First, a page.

Theatre Mirror Reviews - "True West"

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"What Happened in Boston, Willie"

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note: entire contents copyright 2004 by Beverly Creasey

A Wild, Wild West

Reviewed by Beverly Creasey

TRUE WEST put Sam Shepard on the map. Even now, it remains his best play. His smouldering sonata for two brothers snarled in competitive combat, each trying to show the other up, still makes exciting theater. Like all of Shepard’s characters, the baggage they tote around is mythical. Like the Biblical Jacob and Esau, they quarrel over their birthright, doomed to repeat the sins of their father.

The New Repertory Theatre production (in their swanky new Watertown digs) is surprisingly hyper-real---with lots of pauses for reflection. This surreal pace serves cleverly to ratchet up the suspense. Director Robert Walsh builds on Todd Alan Johnson’s strengths, relishing his threatening stares and frightening silences, as the seemingly crazier of the two brothers. No one does menace like Johnson. His Sweeney Todd and Mack The Knife (not to mention his lupine appearance at New Rep last year) still haunt me. The man has electricity instead of blood in his veins.

Everyone’s favorite funnyman, John Kuntz, has to keep his funnybone under wraps for most of the play, as the serious, screenwriting sibling who doesn’t see trouble brewing until it’s too late. Stephen Epstein, as the slick agent outmaneuvered by Johnson, mixes oily Hollywood bravado with a pinch of trepidation making the character more interesting than he usually is portrayed---but it is M. Lynda Robinson, as mother, who wrings pathos and resonance from the script. Her rejection of the madness (“I don’t recognize it at all”) speaks volumes.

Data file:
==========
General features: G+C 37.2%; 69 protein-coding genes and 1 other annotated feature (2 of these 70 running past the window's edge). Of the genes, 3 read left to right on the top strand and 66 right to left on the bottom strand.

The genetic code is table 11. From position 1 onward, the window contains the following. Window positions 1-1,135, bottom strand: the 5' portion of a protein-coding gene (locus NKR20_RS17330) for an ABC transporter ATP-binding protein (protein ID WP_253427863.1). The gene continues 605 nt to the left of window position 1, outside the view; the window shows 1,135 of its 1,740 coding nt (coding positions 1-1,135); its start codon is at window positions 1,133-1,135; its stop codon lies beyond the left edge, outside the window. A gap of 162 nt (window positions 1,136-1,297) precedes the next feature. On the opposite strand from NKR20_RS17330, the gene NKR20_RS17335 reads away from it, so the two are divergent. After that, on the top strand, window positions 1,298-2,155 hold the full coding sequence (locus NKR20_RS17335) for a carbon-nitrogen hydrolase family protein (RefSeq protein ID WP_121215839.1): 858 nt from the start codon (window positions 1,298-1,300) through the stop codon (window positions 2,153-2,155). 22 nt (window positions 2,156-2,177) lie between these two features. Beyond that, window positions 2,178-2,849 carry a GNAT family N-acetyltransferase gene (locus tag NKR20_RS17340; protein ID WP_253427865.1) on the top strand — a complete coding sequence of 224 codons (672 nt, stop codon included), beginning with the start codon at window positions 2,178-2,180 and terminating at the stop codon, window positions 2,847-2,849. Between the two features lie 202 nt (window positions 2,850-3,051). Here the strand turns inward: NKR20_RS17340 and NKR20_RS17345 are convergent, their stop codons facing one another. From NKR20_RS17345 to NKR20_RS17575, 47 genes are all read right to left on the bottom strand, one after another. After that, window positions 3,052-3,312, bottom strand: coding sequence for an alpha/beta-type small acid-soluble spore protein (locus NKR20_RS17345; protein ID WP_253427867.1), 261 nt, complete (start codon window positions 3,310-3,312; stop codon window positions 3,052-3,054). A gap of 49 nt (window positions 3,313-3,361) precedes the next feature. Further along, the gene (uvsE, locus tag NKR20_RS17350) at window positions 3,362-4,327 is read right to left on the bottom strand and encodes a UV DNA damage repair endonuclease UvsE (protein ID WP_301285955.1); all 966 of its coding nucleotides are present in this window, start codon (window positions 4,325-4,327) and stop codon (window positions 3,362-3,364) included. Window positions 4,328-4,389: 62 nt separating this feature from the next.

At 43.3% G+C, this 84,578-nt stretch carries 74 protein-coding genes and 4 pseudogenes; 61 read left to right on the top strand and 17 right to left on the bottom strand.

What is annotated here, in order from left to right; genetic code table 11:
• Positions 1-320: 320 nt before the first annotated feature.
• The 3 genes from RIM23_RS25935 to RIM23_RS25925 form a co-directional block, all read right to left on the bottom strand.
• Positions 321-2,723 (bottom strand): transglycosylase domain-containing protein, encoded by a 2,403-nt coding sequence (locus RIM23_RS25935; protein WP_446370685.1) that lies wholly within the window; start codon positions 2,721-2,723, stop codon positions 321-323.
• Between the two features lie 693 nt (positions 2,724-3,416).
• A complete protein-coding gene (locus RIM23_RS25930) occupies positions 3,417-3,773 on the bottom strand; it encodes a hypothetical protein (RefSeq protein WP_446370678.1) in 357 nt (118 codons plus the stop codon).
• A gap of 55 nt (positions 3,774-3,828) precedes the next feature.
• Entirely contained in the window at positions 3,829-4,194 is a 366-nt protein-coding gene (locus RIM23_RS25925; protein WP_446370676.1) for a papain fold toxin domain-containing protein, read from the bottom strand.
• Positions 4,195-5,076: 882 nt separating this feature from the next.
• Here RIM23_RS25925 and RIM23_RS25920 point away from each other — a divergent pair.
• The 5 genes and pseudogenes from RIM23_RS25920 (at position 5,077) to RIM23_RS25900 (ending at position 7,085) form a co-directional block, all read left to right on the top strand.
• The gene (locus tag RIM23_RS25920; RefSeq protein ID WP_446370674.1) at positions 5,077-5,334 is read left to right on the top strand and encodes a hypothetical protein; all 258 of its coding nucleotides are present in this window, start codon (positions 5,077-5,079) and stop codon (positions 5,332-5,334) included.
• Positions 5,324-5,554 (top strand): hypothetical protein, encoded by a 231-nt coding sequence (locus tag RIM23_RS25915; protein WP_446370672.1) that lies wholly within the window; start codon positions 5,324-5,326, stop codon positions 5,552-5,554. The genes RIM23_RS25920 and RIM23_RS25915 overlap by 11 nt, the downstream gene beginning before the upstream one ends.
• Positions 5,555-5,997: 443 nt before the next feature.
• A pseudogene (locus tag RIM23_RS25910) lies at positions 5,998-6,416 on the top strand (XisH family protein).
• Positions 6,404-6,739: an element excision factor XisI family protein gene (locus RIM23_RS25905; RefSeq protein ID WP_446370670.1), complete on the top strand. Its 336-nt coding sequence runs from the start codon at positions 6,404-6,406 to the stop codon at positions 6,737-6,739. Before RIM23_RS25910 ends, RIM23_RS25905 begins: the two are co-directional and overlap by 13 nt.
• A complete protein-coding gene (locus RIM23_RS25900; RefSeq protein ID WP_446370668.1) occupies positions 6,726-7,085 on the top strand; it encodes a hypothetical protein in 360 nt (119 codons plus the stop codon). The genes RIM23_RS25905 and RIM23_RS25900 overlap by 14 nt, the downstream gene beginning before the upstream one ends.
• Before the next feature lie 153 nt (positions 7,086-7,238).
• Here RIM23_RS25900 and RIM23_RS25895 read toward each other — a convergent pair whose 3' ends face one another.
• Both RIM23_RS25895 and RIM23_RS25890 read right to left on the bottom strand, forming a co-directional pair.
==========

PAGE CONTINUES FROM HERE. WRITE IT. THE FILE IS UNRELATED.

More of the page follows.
Linda O’Brien’s shadowy lighting, especially for Johnson in the opening moments (when your eyes have not adjusted to the light and you don’t see him lurking like a gunslinger in ambush), niftily foreshadows the mayhem to come in Janie E. Howland’s kitchy ‘50s set. Molly Trainer’s costumes suit each character to a T, right down to Kuntz’ polyester pants and Stephen Epstein’s shiny shoes. Walsh and company take a fresh, long look at the American ethic: This is not your father’s TRUE WEST. Even if you know the play, you’ll be struck by the reinterpretation …and blown away by Johnson’s performance.

"True West" (30 October - 20 November)
Arsenal Center for the Arts, 321 Arsenal Street, WATERTOWN MA

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